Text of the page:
Post backlash from Tamil Nadu, mandatory Hindi goes out of draft education policy

Students in the prayer session during the first day after reopening of a school in Thoothukudi, Tamil Nadu on Monday, June 3, 2019.   | Photo Credit: N. Rajesh

The clause recommending mandatory Hindi teaching in all schools was dropped from the draft National Education Policy on Monday, after the Union government faced an intense backlash from Tamil Nadu, as well as protests from some other States.

However, the revised draft retains the recommendation to introduce a three-language formula from Class 1 onwards; it simply removes the clause stipulating the specific languages that students must choose.

The revision was not done by the Central government. It was made by the committee that drafted the policy.

Alternative option

Former ISRO chief K. Kasturirangan, who headed the committee, told The Hindu, “This was an alternative option already approved by us. We had kept options for many controversial cases. It is something I learnt from my ISRO days, to always have a backup ready. If you look at the overall policy, there is substantial space devoted to recognising the diversity and multilingual nature of the country, and giving autonomy to the States. This [clause] was slightly out of step with the spirit in which the policy was written. So we thought the other formulation removes any misunderstanding and assuages feelings in the affected States.”

Since the original draft was released on Friday evening, all Opposition parties in Tamil Nadu blasted the recommendations, and even the ruling AIADMK, allied to the NDA government in power at the Centre, refused to dilute the State’s two language formula. Protests were also seen over the weekend in West Bengal, Maharashtra and Karnataka. The Centre went into damage control mode on Sunday, with senior Cabinet Ministers tweeting reassurances that Hindi would not be imposed without further consultations. Finally, the revised draft was uploaded by the Human Resource Development Ministry on Monday morning.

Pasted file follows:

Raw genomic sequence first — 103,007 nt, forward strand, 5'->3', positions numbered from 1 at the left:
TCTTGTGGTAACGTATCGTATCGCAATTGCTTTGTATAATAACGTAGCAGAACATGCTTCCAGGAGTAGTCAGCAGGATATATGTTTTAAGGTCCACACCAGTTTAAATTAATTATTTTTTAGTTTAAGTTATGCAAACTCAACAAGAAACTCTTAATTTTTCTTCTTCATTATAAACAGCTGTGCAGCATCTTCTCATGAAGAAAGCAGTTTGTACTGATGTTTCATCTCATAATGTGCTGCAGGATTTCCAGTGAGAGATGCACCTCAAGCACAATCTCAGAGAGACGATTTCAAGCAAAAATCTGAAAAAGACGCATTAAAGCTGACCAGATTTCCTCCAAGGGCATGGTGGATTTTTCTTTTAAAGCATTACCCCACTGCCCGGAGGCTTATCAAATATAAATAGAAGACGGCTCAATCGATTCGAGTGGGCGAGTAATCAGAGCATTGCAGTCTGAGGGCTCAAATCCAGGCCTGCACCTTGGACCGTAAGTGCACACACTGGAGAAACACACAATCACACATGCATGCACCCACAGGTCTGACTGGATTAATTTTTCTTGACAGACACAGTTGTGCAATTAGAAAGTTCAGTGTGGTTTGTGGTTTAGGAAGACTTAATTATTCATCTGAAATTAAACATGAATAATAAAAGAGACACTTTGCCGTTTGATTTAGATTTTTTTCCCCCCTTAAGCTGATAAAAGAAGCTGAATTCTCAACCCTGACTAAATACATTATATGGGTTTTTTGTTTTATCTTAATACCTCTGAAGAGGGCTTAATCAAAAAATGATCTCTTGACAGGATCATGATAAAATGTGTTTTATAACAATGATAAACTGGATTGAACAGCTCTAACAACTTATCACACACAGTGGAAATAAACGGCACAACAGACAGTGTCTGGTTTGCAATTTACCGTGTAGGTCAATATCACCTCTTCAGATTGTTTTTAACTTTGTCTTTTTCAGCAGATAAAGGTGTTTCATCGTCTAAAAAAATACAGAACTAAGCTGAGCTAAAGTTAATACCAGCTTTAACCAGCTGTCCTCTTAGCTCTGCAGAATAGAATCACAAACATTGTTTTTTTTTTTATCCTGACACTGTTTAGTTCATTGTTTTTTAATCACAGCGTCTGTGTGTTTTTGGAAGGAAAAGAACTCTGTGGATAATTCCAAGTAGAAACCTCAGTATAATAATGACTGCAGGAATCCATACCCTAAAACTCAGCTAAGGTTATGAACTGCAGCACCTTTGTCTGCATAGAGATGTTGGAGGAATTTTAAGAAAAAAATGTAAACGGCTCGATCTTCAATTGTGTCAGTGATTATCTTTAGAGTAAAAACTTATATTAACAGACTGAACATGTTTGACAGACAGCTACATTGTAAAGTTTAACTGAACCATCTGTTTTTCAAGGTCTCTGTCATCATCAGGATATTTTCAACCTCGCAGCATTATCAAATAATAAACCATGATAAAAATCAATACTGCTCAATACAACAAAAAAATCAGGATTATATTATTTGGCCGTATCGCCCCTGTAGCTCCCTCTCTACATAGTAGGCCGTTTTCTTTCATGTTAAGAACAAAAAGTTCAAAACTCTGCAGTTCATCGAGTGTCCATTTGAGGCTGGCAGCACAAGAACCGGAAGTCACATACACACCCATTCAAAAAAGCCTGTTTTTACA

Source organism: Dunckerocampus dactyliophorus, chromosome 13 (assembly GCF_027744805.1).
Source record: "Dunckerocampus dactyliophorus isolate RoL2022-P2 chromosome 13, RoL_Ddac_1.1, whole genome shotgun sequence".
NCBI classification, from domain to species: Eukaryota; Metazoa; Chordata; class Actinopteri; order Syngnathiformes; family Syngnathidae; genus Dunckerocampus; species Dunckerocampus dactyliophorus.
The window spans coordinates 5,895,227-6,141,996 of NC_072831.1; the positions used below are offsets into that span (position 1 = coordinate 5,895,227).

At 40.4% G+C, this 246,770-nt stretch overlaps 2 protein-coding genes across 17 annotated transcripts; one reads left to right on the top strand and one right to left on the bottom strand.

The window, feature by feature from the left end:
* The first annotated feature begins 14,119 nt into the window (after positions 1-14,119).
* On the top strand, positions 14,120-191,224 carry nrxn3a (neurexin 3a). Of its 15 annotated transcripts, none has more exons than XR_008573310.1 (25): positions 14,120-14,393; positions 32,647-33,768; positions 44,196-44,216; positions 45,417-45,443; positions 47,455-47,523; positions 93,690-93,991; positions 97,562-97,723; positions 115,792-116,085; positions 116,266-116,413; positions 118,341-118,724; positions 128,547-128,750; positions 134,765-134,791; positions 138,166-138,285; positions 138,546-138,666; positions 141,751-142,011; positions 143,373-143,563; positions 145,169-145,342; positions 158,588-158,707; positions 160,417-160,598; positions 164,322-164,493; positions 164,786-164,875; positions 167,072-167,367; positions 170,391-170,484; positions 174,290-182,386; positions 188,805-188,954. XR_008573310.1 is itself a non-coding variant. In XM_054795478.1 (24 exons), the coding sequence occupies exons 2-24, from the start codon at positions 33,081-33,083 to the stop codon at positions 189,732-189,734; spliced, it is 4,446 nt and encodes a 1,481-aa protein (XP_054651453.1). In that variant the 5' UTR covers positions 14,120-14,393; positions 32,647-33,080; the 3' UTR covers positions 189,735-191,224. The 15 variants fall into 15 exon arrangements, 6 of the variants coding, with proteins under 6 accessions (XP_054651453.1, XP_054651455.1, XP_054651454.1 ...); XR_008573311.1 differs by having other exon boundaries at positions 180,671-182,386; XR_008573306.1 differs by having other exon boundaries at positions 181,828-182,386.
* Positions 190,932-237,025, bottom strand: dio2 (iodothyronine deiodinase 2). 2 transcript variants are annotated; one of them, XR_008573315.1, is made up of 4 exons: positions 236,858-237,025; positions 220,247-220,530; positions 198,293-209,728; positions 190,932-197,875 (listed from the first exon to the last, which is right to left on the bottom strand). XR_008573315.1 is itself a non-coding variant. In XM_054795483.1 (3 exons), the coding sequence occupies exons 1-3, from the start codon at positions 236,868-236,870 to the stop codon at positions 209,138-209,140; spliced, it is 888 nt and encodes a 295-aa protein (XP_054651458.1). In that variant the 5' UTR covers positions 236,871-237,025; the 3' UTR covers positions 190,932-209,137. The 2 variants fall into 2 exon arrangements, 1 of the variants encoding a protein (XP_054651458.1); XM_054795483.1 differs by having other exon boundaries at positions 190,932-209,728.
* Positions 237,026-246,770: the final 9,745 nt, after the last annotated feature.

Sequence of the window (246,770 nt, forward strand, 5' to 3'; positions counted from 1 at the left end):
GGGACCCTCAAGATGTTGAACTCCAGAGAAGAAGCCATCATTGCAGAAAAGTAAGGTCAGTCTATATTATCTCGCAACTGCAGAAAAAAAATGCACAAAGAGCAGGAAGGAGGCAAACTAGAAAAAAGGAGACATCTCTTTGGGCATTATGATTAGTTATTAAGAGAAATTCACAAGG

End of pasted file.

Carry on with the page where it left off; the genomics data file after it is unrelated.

Rigid approach

The controversial sentence appeared in Section 4.5.9, titled ‘Flexibility in the choice of languages’. It said: “In keeping with the principle of flexibility, students who wish to change one of the three languages they are studying may do so in Grade 6, so long as the study of three languages by students in the Hindi-speaking states would continue to include Hindi and English and one of the modern Indian languages from other parts of India, while the study of languages by students in the non-Hindi-speaking states would include the regional language, Hindi and English.”

That has now been replaced by the following sentence: “In keeping with the principle of flexibility, students who wish to change one or more of the three languages they are studying may do so in Grade 6 or Grade 7, so long as they are able to still demonstrate proficiency in three languages (one language at the literature level) in their modular Board Examinations some time during secondary school.”

Not everyone is satisfied by the changes. “The three-language formula itself is an unnecessary imposition,” said Vasanthi Devi, a prominent Tamil educationist and former Vice Chancellor of Manonmaniam Sundaranar University. She felt that a single education policy laying out detailed common instructions for very different States was not useful. “In practice, imposing a three-language formula means that Hindi will be imposed in many non-Hindi speaking States because of lack of teachers for other languages, while many Hindi-speaking States will simply opt for Sanskrit as their third language.”

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Printable version | Jun 12, 2021 3:31:26 PM |

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